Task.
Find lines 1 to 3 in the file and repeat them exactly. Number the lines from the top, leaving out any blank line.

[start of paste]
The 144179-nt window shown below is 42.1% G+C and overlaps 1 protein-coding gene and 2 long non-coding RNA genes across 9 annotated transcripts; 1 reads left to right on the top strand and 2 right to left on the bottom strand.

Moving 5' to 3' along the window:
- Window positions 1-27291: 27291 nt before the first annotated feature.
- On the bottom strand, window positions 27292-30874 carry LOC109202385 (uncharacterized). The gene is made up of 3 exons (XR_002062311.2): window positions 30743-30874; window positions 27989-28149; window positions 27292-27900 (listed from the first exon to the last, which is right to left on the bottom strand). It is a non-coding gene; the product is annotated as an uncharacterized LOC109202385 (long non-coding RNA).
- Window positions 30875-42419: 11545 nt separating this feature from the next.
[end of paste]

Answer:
The 144179-nt window shown below is 42.1% G+C and overlaps 1 protein-coding gene and 2 long non-coding RNA genes across 9 annotated transcripts; 1 reads left to right on the top strand and 2 right to left on the bottom strand.

Moving 5' to 3' along the window:
- Window positions 1-27291: 27291 nt before the first annotated feature.